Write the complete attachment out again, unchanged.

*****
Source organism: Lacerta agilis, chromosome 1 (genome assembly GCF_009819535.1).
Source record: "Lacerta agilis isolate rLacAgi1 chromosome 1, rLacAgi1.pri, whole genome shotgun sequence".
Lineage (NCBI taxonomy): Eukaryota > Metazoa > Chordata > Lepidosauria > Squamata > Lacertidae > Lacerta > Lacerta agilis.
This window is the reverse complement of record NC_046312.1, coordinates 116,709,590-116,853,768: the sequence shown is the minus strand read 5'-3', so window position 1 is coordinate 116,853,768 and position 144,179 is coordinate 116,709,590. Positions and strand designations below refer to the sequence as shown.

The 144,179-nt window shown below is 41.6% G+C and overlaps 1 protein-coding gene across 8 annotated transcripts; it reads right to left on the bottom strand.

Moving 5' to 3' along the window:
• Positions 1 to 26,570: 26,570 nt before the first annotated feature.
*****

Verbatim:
Source organism: Lacerta agilis, chromosome 1 (genome assembly GCF_009819535.1).
Source record: "Lacerta agilis isolate rLacAgi1 chromosome 1, rLacAgi1.pri, whole genome shotgun sequence".
Lineage (NCBI taxonomy): Eukaryota > Metazoa > Chordata > Lepidosauria > Squamata > Lacertidae > Lacerta > Lacerta agilis.
This window is the reverse complement of record NC_046312.1, coordinates 116,709,590-116,853,768: the sequence shown is the minus strand read 5'-3', so window position 1 is coordinate 116,853,768 and position 144,179 is coordinate 116,709,590. Positions and strand designations below refer to the sequence as shown.

The 144,179-nt window shown below is 41.6% G+C and overlaps 1 protein-coding gene across 8 annotated transcripts; it reads right to left on the bottom strand.

Moving 5' to 3' along the window:
• Positions 1 to 26,570: 26,570 nt before the first annotated feature.